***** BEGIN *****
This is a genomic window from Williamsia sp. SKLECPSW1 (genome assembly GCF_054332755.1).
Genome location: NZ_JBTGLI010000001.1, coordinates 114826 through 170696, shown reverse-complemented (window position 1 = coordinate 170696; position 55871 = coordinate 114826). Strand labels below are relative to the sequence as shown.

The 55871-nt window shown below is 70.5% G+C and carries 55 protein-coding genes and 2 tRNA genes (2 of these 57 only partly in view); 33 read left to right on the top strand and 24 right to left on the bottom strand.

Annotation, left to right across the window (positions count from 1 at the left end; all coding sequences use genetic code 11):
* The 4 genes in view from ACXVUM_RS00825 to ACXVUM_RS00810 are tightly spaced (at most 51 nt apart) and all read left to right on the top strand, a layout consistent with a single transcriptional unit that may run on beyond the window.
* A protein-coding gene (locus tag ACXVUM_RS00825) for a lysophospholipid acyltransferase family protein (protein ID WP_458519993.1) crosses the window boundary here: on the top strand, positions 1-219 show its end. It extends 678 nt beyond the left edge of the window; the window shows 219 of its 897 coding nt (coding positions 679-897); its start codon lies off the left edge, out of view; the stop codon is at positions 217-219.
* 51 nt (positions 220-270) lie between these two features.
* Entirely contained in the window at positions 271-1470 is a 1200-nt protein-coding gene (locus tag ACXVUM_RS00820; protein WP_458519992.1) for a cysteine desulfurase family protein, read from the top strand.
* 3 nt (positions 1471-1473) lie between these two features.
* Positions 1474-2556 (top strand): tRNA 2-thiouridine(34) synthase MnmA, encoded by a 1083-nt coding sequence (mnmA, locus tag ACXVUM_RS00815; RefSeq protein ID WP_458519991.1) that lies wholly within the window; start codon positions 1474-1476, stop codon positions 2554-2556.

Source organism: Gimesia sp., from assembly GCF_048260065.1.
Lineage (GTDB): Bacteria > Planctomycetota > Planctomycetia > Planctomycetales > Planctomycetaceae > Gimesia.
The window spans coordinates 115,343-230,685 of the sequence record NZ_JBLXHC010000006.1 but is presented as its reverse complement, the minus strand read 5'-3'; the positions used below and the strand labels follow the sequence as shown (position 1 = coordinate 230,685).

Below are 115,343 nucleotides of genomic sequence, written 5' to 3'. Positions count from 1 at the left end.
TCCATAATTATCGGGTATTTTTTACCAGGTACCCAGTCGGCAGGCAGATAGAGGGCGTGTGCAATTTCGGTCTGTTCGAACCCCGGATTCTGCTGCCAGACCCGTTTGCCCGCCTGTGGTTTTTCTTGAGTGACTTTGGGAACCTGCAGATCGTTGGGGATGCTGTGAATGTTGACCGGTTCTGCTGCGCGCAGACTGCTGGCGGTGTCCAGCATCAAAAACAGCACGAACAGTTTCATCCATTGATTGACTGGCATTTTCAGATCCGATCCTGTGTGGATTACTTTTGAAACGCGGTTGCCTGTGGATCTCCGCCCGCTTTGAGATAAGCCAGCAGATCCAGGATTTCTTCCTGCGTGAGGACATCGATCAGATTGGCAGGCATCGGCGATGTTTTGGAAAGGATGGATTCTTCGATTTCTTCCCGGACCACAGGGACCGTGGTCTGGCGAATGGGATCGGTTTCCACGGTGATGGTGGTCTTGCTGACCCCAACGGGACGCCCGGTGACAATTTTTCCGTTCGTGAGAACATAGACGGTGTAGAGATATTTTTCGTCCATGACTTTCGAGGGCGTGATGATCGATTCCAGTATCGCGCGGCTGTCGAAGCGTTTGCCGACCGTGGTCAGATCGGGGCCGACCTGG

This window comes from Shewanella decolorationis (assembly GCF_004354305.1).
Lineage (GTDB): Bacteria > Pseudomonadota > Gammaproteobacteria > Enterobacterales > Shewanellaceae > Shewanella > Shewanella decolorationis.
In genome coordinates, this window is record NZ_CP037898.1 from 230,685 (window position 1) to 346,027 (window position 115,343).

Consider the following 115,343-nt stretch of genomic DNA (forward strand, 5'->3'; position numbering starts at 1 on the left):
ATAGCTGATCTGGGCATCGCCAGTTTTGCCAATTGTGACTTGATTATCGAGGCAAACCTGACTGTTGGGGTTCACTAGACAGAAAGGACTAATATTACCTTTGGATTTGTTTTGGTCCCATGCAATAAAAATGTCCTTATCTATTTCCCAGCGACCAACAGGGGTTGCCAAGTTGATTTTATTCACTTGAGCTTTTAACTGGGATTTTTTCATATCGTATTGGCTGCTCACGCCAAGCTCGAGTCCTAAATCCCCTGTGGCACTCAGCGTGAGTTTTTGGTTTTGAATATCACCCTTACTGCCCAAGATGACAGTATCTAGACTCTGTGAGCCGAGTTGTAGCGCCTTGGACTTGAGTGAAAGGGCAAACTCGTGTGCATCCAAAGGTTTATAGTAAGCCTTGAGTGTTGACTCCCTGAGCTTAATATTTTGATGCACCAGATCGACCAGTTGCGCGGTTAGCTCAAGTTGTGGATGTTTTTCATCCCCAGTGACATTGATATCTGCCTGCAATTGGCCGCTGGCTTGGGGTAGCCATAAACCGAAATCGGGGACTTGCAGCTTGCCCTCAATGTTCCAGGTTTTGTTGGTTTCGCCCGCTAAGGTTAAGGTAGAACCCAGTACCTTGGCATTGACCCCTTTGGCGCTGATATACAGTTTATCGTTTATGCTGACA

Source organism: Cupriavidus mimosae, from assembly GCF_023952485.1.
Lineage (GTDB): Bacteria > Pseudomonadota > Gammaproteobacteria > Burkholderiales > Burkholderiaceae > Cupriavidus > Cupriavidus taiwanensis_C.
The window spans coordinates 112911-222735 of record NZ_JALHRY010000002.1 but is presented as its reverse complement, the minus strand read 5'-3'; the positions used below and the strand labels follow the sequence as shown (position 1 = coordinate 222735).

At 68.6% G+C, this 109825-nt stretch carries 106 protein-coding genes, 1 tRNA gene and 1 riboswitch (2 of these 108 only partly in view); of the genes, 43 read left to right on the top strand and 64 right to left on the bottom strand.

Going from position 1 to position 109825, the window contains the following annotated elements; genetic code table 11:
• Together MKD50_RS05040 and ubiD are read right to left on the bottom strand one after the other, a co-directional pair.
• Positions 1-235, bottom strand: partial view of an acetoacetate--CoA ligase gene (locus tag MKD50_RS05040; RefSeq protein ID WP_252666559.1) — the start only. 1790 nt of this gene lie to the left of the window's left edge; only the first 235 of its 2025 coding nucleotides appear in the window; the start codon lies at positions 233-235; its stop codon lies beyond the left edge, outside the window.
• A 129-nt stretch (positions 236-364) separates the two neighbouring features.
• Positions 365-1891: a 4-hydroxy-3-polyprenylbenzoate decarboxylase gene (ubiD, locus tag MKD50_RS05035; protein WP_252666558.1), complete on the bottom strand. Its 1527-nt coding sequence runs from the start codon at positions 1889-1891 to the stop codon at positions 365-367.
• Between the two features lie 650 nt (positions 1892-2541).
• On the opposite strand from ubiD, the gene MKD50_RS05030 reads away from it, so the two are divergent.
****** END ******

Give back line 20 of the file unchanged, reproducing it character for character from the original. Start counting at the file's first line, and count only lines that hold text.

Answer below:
ATAGCTGATCTGGGCATCGCCAGTTTTGCCAATTGTGACTTGATTATCGAGGCAAACCTGACTGTTGGGGTTCACTAGACAGAAAGGACTAATATTACCTTTGGATTTGTTTTGGTCCCATGCAATAAAAATGTCCTTATCTATTTCCCAGCGACCAACAGGGGTTGCCAAGTTGATTTTATTCACTTGAGCTTTTAACTGGGATTTTTTCATATCGTATTGGCTGCTCACGCCAAGCTCGAGTCCTAAATCCCCTGTGGCACTCAGCGTGAGTTTTTGGTTTTGAATATCACCCTTACTGCCCAAGATGACAGTATCTAGACTCTGTGAGCCGAGTTGTAGCGCCTTGGACTTGAGTGAAAGGGCAAACTCGTGTGCATCCAAAGGTTTATAGTAAGCCTTGAGTGTTGACTCCCTGAGCTTAATATTTTGATGCACCAGATCGACCAGTTGCGCGGTTAGCTCAAGTTGTGGATGTTTTTCATCCCCAGTGACATTGATATCTGCCTGCAATTGGCCGCTGGCTTGGGGTAGCCATAAACCGAAATCGGGGACTTGCAGCTTGCCCTCAATGTTCCAGGTTTTGTTGGTTTCGCCCGCTAAGGTTAAGGTAGAACCCAGTACCTTGGCATTGACCCCTTTGGCGCTGATATACAGTTTATCGTTTATGCTGACA